Opera 5’s latest show presents two rarely seen French one act operas. First up was Reynaldo Hahn’s 1897 work L’île du rêve. It’s one of those French officer falls in love with beautiful sixteen year old girl on tropical island and then “duty” calls and he dumps her and she dies of a broken heart pieces. The only twist is that here he offers to take her back to France but the ruling princess advises her that, away from the island, she will lose her charms and he’ll come to despise her so she doesn’t. A touch of French worldliness colouring this rather overdone plot device perhaps? The staging, by Aria Umezawa, is fairly simple though clearly a lot of thought went into how to make the intimate scenes between the principals work. There are also some rather beautiful projections involved.
The music is rather pretty; perhaps too relentlessly so. It’s rather like listening to the Flower Duet from Lakmé for an hour. I rather enjoyed it but I heard enough comments at the interval to suggest that some people at least felt that the island in question was not inappropriately named Bora Bora. Maybe an orchestra would have helped? Maybe it was the singing that held my interest for at the heart of the piece were two fascinating performances. The young girl Mahéru was sung by Teiya Kasahara, who I’ve mostly seen in coloratura roles. I think this is the first time I’ve heard her sing an extended lyrical role and it was really impressive. There’s beauty in the voice but enough power to fill the fairly small auditorium easily and her vocal and dramatic characterization was spot on. The acoustic in the new theatre at the Alliance Française is pretty lifeless but she coped with it really well.
It was also my second opportunity to hear Adrian Kramer since his switch from baritone to tenor. There’s definitely a tenor there! As well, of course, as a very good actor. The top notes are there and not being pinched out though occasionally they sounded a bit harsh but I’m putting that down to the acoustics. Teiya and Adrian really dominated the stage in this piece but there were decent cameos from Benjamin Covey, as ‘Mahérus bible toting father (there’s some interesting theology buried in this piece too) and Emma Bergin as the princess Orena, ruler of the island. The small, very young, chorus also acquitted themselves well. Maika’i Nash played the piano and probably injected as much colour into the thing as one reasonably could.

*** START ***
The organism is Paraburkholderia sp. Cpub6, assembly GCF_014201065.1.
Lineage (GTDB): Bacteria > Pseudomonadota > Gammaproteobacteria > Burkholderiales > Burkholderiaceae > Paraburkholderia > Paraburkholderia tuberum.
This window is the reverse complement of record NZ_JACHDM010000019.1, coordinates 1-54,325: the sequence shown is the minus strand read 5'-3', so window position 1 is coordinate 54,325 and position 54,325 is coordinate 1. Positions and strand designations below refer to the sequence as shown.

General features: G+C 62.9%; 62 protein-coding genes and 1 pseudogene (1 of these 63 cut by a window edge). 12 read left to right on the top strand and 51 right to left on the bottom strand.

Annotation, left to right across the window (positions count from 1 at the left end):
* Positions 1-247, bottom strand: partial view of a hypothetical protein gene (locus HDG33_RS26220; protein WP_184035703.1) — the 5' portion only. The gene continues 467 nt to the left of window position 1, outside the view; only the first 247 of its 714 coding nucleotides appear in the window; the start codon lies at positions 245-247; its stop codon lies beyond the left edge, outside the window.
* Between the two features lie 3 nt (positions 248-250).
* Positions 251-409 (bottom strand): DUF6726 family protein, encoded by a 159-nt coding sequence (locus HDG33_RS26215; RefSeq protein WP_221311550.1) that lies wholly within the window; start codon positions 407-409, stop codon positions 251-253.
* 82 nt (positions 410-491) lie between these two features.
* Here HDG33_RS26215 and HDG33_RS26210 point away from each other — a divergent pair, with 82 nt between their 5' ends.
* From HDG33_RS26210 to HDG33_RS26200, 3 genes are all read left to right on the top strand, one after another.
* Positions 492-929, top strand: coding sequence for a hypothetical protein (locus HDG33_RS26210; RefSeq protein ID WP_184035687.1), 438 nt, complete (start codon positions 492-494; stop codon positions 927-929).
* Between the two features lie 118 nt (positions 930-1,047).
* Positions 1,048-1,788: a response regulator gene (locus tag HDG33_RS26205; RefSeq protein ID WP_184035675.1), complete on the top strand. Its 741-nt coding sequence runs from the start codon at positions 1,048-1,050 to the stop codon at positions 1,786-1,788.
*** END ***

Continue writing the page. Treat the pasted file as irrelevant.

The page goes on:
After the interval, which featured rather good exotic cocktails as well as the usual stuff, we got Jacques Offenbach’s madcap piece Ba-ta-clan. The plot here is loony, even by Offenbach standards, We are in a small “Chinese” kingdom ruled by a tyrant Fè-ni-han. He and his court are all French but don’t know that the others are. They are threatened by rebels, led by one Ko-ko-ri-ko (yes really) and all secretly want to go back to France anyway. After much craziness it turns out that Ko-ko-ri-ko is also French and will let them go as long as he gets to be ruler.
In the first part of the opera the three aristos (played by Adrian Kramer, Teiya Kasahara and Justin Ralph) converse chaotically in what is supposed to be “Chinese”. How the three of them managed this extended passage of complete nonsense while sounding completely sincere is a mystery. It just gets sillier from there with Teiya given some typically Offenbachish vocal fireworks and Adrian given plenty of chance to display his skills with physical comedy including a scene where he wrestles with Ko-ko-ri-ko (Benjamin Covey) for a dismembered teddybear. Justin has a nonsense patter song of great length and complexity and Benjamin gets to be panto menacing. The four principals all gave terrific performances with teiya again tending to dominate the stage. She has the most spectacular music and here she gets to combine nailing it with considerable comic flair. She really has become a very accomplished singer/actress. Jasmine Chen directed. Again, the sets were very simple but she managed to keep the physical action going in a cleverly chaotic way that matched the music while inserting a few neat touches. Maika’i was again at the piano and played with terrific gusto. Daft as it sounds this is a very funny, fast paced, romp that had the audience laughing out loud many, many times.
So, two contrasting shows well brought off. It’s rather a fun evening, especially the second half. There are further shows tonight and tomorrow night at 7.30 pm at the Alliance Française, 24 Spadina Road (just north of Bloor). Tickets available here or at the door; $25, $20 Alliance Française members.